By: Sarah Snyder
When it comes to politics mud slinging is nothing new, but things are getting pretty heated in the fight for the District 5 council seat in Odessa. Last week, NewsWest 9 told you about current councilman Benjamin Velasquez who admitted to 23 traffic violations and driving without a license. But his challenger, Roy Hunton also has a few skeletons in his closet.
NewsWest 9 obtained papers from the Ector County school district alleging two cases of physical and verbal abuse against students while Roy Hunton worked as a teacher. In this investigation, school leaders called for his termination from the district in 2001 but he was never fired. NewsWest 9 sat down with Hunton to find out what happened and how these allegations might affect his campaign.
Roy Hunton worked as a vocational, special education, psychology teacher and coach. He also worked with the alternative education program, and that's where the problems started. He said an argument broke out among students. When he tried to stop it, he collided with one of them.
"I was aggravated, so instead of arguing, I decided the best thing was to leave and as I was leaving the student jumped up out of his desk and we collided," Hunton said. "I tripped over him or tripped with him and that was it."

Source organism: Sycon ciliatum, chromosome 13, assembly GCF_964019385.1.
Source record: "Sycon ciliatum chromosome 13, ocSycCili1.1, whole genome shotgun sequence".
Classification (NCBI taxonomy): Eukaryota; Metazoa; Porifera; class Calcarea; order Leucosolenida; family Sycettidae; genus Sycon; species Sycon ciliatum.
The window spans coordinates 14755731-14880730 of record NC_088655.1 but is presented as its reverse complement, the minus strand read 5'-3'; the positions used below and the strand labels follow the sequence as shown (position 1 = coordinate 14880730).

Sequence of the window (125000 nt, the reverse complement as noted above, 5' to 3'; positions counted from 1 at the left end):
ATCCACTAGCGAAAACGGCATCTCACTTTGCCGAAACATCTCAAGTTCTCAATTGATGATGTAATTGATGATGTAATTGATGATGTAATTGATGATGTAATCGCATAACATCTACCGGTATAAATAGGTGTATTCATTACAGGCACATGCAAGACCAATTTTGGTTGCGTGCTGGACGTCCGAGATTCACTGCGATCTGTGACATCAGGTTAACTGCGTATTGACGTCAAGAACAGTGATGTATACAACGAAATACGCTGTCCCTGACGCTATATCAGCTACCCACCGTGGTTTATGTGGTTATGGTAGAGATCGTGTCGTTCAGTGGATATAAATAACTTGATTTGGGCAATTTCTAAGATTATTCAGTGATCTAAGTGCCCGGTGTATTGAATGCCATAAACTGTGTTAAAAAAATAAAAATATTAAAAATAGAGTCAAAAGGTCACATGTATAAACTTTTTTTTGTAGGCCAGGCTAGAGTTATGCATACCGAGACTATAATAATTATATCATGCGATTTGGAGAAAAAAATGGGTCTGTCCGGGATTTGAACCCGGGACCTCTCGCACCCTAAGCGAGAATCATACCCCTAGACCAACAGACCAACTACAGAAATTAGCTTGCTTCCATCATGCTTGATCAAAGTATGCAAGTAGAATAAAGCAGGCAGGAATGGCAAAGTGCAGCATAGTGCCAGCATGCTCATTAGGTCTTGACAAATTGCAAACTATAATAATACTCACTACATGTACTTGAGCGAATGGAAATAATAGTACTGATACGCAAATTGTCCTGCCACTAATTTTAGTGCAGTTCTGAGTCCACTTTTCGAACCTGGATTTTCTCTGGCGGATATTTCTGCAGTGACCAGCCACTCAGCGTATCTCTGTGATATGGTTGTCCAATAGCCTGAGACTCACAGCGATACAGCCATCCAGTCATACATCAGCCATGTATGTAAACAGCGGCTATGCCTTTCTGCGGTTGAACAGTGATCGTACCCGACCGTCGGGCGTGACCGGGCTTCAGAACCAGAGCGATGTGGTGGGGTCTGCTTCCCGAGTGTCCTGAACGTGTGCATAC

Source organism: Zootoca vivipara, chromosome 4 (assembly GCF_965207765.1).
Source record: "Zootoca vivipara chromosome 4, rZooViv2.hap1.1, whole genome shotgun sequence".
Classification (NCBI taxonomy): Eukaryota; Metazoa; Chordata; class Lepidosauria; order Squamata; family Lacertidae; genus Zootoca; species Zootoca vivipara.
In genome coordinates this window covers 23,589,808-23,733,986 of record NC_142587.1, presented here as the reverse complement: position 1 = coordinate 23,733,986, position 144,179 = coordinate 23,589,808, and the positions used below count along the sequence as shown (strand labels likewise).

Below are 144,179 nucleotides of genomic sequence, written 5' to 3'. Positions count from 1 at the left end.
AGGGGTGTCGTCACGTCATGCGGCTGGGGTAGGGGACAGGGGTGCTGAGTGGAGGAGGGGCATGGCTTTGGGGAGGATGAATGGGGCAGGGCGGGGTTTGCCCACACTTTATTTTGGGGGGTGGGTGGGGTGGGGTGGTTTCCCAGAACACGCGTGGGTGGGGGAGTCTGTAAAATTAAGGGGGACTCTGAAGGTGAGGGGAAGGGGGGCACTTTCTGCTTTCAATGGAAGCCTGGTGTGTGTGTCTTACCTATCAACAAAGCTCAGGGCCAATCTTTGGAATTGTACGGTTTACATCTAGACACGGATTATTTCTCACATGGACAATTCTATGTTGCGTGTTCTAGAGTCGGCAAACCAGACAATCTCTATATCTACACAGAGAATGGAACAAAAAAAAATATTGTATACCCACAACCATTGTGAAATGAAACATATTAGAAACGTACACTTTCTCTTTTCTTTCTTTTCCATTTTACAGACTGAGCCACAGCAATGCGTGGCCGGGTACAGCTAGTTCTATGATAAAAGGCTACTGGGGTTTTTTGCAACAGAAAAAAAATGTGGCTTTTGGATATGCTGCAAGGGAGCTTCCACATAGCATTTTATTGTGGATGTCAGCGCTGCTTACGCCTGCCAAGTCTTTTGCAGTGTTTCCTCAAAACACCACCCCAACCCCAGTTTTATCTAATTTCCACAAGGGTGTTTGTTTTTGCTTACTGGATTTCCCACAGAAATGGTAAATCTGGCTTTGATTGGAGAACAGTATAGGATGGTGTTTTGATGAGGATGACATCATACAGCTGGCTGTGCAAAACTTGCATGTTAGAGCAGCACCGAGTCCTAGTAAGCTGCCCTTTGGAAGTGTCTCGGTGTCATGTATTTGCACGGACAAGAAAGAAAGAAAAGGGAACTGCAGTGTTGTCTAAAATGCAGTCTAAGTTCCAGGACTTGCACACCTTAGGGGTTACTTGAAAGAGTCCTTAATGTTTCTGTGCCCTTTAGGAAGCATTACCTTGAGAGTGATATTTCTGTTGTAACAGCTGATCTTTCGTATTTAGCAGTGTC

Hunton was placed on administrative leave, but the charges against him were eventually dismissed and he returned to his job. But that wouldn't be the last time school leaders conducted an investigation the second happened about four years later in shop class when, he claims, a student tried to shove a metal object inside an electrical outlet.
"It could result in electrocution, so in a parental way, I tapped him on the back of the head to get him to stop and once again, it was the same scenario," Hunton said.
In these documents, the principal overseeing Mr. Hunton recommended that he be terminated based on "unprofessional" behavior and "verbal and physical abuse" towards a student.
On Thursday, NewsWest 9 also spoke with officials at the Ector County district. They said there's no administrators currently working there who were a part of this investigation.
Hunton said right now, he's just focusing on the campaign against incumbent, Benjamin Velasquez.
"It did seem to turn into mudslinging, yes. The issues are there and they are important issues that will require good sound decisions to keep Odessa moving in a positive direction," Hunton said.
NewsWest 9 also asked Mr. Hunton if he thought these investigations would cripple his campaign. He said "absolutely not." He said he's even contacted constituents who questioned his credibility and explained his side of the story.